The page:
The challenge of becoming paperless

A tale of finding a solution to the yellow pad

Jun 10, 2015 @ 10:45 am

By Sheryl Rowling

I frequently refer to my firm as a paperless office. All documents are stored online or PDF'ed on our CRM system. Tax returns are filed electronically. We receive clients' documents through our secure link. Yet we still purchase yellow pads. That doesn't seem so bad, but it bothered me that we were still relying on paper.

So I set my millennial financial adviser, Lorenzo, on the trail to find the solution to the yellow pad. The critical pieces were:

• Appropriate devices for each client-facing employee.

• Internet-enabled to access relevant programs such as MoneyGuidePro, Schwab Institutional, Total Rebalance Expert, etc.

• Ability to take notes in handwriting that are transferable to our system.

• High-resolution graphics to show presentations to clients or prospects out of the office.

After much research and experimentation, Lorenzo was ready to reveal his recommendations:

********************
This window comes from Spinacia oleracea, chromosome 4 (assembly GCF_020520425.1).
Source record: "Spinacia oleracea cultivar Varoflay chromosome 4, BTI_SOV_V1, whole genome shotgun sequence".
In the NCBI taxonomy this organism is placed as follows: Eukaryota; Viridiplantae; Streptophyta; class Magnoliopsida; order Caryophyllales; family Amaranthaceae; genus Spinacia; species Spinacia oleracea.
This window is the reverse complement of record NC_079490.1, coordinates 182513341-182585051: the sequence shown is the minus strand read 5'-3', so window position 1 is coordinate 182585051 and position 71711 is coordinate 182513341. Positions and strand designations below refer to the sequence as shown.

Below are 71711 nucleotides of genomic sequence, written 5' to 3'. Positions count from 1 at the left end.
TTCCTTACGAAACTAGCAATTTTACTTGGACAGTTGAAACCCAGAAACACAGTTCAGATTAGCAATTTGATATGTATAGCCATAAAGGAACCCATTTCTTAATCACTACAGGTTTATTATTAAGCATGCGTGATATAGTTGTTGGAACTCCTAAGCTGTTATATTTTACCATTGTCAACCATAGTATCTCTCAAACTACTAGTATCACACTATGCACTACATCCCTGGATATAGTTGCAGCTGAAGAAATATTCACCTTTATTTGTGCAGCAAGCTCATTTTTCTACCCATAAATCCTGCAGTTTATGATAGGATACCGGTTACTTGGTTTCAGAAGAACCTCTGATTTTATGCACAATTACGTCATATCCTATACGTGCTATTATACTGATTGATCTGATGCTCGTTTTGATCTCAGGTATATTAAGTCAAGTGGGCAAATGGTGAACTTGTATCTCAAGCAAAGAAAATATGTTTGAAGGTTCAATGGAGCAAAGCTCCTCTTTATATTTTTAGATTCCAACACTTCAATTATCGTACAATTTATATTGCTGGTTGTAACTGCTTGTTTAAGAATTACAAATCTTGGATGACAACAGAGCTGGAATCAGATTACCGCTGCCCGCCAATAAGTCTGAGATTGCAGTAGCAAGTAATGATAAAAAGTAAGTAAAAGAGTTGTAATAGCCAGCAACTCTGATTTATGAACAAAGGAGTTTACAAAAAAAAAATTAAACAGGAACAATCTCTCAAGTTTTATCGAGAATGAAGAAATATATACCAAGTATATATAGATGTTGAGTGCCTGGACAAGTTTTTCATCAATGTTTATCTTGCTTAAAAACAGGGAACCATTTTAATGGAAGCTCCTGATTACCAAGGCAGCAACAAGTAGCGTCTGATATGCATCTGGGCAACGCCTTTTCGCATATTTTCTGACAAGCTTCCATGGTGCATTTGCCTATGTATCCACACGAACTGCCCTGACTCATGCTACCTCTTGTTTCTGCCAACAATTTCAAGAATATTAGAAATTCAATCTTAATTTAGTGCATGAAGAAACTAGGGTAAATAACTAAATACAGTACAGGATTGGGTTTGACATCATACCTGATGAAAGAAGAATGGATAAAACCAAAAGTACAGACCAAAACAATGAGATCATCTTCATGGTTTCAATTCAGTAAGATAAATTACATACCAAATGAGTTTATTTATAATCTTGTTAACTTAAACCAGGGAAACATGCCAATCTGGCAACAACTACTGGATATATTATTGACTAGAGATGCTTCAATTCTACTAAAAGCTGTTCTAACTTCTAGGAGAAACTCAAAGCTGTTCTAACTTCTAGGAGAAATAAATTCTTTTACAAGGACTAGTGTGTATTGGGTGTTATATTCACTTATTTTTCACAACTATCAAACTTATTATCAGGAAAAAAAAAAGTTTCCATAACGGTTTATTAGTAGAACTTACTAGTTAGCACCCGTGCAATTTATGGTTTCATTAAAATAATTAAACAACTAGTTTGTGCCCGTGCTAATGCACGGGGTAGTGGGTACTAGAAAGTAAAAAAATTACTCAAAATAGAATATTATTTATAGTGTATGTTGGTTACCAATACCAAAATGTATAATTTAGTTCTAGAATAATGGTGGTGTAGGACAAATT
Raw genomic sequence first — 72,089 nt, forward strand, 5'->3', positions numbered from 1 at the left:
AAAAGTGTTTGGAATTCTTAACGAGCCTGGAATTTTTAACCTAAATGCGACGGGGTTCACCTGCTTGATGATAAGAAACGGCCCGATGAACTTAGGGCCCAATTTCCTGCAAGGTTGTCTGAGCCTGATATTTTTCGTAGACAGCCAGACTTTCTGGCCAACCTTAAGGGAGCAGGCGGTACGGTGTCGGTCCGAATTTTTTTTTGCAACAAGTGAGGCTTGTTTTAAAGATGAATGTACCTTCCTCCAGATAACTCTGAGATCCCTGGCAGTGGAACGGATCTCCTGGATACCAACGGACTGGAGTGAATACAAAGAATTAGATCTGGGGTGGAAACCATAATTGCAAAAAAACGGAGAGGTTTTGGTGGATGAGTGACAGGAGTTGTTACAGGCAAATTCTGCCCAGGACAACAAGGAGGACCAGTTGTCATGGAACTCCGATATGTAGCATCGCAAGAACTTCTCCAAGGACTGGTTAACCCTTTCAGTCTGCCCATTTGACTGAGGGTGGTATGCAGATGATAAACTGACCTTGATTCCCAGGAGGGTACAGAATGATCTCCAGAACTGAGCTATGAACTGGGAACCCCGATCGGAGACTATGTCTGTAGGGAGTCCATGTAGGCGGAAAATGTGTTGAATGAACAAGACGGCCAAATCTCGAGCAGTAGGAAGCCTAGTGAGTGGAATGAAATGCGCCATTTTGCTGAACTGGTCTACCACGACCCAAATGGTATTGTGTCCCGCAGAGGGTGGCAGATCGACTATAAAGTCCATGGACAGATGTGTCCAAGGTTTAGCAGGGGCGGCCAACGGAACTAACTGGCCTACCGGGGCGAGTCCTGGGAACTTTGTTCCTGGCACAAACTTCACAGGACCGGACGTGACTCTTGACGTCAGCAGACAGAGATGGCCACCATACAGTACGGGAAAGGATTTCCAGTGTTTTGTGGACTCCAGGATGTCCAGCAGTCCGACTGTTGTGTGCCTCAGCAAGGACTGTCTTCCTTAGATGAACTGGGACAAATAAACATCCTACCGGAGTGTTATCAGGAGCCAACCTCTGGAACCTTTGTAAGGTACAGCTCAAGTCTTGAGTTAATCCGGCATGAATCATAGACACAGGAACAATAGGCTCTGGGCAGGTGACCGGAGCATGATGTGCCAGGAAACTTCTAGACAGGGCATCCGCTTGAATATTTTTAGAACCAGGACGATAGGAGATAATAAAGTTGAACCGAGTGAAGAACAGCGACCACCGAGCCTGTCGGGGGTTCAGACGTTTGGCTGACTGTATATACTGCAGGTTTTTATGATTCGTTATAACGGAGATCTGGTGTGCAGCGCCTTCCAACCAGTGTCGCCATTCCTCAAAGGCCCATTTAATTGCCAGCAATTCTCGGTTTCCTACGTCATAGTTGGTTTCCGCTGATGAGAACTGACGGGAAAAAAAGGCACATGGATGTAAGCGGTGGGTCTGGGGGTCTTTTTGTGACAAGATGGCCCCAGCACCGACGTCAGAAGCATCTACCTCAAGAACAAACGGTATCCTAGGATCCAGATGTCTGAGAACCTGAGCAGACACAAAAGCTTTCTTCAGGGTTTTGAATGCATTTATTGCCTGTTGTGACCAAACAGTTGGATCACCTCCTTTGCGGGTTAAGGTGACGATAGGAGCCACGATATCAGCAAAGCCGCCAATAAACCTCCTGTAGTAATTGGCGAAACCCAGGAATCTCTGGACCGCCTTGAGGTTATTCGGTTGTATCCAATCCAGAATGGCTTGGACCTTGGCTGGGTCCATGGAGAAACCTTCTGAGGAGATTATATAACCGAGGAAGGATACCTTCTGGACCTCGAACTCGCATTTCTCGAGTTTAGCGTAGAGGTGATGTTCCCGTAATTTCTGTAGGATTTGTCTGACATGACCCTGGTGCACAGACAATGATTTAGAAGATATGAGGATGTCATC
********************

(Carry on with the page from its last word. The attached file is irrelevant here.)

iPad Air – He chose the iPad Air for its light weight, ease of use and brilliant display. For an additional $50 apiece, we selected the 32-gigabyte option rather than the 16-gigabyte option to avoid potential capacity issues down the road.

• Stylus – Lorenzo tested several different stylus models. He selected the Wacom Bamboo Stylus Fineline. It's pricey (about $60), but he says it's the best one he tried. Still, other employees will need to choose based on what feels best to them.

• Software – This note-taking software is easy to implement and integrates with our CRM through our wireless Internet. Programs required are the Goodnotes app, (about $6) File Explorer Free as well as Outlook and Sharefile.

Needless to say, the employees were more than happy to give me their choices for iPad and case colors. As we await our new iPads, we are all anxious to learn the new procedures. I will report on our progress in a future blog post.

Sheryl Rowling is chief executive of Total Rebalance Expert and principal at Rowling & Associates. She considers herself a non-techie user of technology.


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